The 100 Greatest ’90s Movies of All Time (80-71)

There has never been a decade in film quite like the ’90s. It was a time where foreign and independent films were as big as blockbusters. Unlike today where Disney has a monopoly on entertainment, it felt like cinema at that time was one giant sandbox where everyone could play. Auteurs from decades past were making movies alongside indie darlings. Hell, even documentaries were successful. Everything seemed copacetic, which lead to everyone doing their own thing. Studios weren’t competing nor copying but instead, had a healthy rivalry. Animation was back in a big way and was evolving in terms of technology and maturing in terms of storytelling. 

It was a fertile period for cinephiles and with that came a wellspring of iconic movies that we took for granted. We didn’t appreciate how many new masters it was producing, the big swings the old masters were taking or how quickly it was taking cinema in terms of innovation. And since we’re all still drunk in love with the goddamn 80s still, this decade doesn’t seem to be getting any love any time soon. This list is a reminder of how many bangers this decade produced and why it deserves more respect.

These are the 100 Greatest ’90s Movies of All Time.

80. Seven (1995)

The basic premise for Seven is pretty straightforward. A killer is committing a series of murders based on the seven deadly sins. You have a fresh young detective paired with a fed-up partner who is nearing retirement. It’s a simple setup but still manages to be utterly captivating. Once you see the results of one creative murder you can’t take your eyes off the film, not knowing what gruesome scene might appear next. The atmosphere is dark and moody throughout, with Fincher on the top of his game, really pulling you into the hellish world in which the murders are taking place. Spacey embodies the sickening killer perfectly, with the chemistry between Pitt and Freeman being exceptional. And of course, that ending is an all-timer.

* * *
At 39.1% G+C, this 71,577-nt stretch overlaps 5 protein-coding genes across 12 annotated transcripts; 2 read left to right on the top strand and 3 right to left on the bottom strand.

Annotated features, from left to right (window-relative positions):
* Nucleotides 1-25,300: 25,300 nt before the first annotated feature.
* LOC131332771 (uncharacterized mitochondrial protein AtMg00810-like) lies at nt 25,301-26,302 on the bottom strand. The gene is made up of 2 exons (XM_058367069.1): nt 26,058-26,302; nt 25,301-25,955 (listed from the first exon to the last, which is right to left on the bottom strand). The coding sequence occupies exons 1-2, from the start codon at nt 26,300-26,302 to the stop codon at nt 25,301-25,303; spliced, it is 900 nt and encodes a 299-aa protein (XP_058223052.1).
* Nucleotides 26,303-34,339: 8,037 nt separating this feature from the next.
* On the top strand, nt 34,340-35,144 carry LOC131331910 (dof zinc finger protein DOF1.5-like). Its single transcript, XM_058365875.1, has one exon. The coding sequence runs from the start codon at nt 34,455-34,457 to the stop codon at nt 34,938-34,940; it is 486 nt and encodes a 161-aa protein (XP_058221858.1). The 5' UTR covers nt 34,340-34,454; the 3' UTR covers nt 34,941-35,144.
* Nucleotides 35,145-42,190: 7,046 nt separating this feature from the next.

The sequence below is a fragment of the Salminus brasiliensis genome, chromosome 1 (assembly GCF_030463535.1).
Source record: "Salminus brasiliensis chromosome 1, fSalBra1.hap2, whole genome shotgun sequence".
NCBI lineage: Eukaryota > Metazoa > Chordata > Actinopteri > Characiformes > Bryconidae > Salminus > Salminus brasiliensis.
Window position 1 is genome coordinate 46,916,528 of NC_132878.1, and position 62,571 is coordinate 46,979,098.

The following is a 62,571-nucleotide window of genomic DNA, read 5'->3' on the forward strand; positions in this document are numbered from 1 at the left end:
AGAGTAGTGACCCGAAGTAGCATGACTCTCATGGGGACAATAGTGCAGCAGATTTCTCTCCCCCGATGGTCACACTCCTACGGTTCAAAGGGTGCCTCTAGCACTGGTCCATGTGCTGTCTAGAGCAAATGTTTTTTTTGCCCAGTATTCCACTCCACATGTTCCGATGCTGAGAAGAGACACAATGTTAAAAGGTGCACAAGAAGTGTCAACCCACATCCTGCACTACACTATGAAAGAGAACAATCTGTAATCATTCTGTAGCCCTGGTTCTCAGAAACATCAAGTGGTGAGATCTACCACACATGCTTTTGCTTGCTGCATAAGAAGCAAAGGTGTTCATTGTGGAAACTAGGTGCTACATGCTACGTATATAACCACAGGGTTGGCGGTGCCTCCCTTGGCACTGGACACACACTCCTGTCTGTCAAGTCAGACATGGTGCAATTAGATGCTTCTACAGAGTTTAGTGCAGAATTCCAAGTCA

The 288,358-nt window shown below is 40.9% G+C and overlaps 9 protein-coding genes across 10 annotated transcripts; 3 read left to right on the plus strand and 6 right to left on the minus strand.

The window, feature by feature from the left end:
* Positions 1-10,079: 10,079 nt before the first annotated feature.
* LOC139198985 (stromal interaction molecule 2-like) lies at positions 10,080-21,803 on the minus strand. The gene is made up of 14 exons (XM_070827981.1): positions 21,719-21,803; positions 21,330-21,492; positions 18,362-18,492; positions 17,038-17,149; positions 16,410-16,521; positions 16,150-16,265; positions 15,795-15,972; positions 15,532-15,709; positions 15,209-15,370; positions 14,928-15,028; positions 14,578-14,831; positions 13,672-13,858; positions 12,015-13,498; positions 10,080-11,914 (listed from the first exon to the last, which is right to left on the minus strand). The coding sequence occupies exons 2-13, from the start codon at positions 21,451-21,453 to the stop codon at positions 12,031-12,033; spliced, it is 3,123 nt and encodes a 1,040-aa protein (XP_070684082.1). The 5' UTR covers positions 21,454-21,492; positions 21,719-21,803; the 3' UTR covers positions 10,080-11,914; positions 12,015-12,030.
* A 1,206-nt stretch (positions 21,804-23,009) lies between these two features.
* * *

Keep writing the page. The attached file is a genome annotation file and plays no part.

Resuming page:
Lee McCutcheon

79. My Own Private Idaho (1991)

This road will never end. It probably goes all around the world. That tagline, taken from a piece of dialogue from late in the movie, is ultimately the film in a nutshell. It’s about one man’s neverending search for a home and how certain dreams feel like long treks in the desert toward a mirage. You know it’s most likely fake but since there’s nothing else to walk toward you might as well make your fantasy a goal. Two male prostitutes (played by Keanu Reeves and River Phoenix) wander the streets of Oregon, one looking for their mother and the other looking to rebel. One comes from a rich family, the other is a narcoleptic with no other options. They come from two radically different sides of the track but life put them together and you hope it keeps them together but you know the movie gods are cruel. Some roads do go on forever, but they’re the ones we walk down alone. Like all good journeys, My Own Private Idaho will stick with you forever because the company is memorable and the destination unforgettable.